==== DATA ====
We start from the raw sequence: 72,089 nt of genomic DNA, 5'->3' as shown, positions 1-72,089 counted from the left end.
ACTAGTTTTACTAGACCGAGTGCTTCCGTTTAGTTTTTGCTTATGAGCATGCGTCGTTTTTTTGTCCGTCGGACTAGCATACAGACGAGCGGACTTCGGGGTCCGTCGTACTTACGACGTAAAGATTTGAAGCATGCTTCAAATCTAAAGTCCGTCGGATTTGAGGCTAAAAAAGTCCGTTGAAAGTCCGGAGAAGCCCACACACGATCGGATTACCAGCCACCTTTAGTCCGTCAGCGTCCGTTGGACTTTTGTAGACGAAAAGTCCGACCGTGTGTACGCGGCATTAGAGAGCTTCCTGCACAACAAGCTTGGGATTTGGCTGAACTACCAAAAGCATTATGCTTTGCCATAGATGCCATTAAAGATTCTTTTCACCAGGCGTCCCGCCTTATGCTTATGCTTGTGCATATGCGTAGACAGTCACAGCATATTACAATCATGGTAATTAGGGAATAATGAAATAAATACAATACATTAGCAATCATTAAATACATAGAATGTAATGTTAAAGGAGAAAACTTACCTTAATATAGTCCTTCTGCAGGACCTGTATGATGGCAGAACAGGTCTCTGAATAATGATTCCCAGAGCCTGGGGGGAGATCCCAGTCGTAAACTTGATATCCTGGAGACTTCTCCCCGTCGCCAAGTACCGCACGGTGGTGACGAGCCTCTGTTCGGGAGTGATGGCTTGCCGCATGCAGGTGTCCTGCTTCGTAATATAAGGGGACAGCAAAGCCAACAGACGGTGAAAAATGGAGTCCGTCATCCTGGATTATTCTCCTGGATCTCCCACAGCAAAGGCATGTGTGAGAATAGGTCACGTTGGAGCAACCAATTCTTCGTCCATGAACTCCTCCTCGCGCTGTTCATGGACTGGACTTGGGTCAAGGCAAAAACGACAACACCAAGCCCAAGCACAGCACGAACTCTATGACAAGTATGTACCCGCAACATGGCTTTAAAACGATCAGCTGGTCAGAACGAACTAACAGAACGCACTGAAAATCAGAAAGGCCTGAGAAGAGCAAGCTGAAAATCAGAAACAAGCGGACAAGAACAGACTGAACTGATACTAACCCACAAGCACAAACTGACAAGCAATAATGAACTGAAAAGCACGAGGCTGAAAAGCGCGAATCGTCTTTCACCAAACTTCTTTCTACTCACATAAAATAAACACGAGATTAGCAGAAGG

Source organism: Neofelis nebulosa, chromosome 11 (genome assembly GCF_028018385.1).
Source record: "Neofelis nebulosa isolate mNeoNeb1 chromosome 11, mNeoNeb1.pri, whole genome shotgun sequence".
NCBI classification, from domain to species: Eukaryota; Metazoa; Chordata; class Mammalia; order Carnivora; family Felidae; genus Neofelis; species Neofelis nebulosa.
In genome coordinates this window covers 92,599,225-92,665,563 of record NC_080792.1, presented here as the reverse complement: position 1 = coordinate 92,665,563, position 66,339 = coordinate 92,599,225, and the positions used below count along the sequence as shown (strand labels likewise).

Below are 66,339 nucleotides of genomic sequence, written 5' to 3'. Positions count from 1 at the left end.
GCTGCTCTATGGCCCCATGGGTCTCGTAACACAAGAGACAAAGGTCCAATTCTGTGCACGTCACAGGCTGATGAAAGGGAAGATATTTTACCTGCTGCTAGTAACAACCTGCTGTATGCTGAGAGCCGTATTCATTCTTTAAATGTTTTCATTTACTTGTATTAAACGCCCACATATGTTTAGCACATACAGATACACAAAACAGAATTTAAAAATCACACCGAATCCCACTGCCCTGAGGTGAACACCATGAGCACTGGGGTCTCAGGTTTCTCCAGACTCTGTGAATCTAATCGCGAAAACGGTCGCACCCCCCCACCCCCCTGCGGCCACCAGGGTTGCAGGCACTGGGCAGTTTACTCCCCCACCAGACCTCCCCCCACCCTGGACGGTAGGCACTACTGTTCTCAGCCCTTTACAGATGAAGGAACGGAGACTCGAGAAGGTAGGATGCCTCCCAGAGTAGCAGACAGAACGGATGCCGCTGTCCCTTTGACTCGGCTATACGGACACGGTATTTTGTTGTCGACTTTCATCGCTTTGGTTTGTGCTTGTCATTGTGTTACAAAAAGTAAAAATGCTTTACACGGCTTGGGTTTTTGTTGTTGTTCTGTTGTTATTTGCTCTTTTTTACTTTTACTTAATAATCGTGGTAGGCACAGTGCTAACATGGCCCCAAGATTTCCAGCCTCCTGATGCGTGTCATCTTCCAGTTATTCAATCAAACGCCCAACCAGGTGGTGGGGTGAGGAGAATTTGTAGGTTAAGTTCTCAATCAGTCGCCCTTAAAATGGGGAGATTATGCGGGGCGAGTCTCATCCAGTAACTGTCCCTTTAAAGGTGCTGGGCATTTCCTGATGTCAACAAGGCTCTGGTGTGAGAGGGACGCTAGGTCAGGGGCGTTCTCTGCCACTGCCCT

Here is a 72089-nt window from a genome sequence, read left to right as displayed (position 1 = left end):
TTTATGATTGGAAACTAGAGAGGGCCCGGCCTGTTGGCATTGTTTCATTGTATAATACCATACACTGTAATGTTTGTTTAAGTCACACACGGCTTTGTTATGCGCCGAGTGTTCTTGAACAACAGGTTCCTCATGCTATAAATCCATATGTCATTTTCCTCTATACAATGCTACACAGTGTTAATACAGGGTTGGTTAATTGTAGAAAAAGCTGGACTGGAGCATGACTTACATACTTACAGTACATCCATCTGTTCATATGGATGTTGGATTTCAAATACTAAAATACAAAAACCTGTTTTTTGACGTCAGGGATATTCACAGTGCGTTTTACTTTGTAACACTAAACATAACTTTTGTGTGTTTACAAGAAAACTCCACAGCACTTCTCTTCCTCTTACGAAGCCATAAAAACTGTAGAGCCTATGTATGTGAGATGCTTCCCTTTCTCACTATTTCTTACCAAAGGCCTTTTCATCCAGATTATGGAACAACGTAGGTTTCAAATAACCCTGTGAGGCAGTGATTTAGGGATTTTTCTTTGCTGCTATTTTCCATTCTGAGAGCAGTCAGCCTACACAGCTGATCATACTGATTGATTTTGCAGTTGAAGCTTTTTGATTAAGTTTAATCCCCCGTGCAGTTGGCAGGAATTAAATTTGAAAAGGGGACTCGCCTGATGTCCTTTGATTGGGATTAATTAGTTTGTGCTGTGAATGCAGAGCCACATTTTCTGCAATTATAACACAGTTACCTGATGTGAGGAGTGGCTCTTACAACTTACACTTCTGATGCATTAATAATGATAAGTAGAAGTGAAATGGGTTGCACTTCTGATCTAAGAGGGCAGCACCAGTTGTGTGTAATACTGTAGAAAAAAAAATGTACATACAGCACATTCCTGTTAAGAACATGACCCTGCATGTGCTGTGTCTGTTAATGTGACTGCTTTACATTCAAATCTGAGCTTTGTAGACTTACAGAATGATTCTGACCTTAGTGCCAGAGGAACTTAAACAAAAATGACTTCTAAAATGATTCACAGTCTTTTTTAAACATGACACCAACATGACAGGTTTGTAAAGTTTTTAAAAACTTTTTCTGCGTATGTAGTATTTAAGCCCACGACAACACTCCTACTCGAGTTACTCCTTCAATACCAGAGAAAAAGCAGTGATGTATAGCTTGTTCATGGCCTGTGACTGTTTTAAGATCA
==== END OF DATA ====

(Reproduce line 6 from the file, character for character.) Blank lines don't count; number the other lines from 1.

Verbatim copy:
In genome coordinates this window covers 92,599,225-92,665,563 of record NC_080792.1, presented here as the reverse complement: position 1 = coordinate 92,665,563, position 66,339 = coordinate 92,599,225, and the positions used below count along the sequence as shown (strand labels likewise).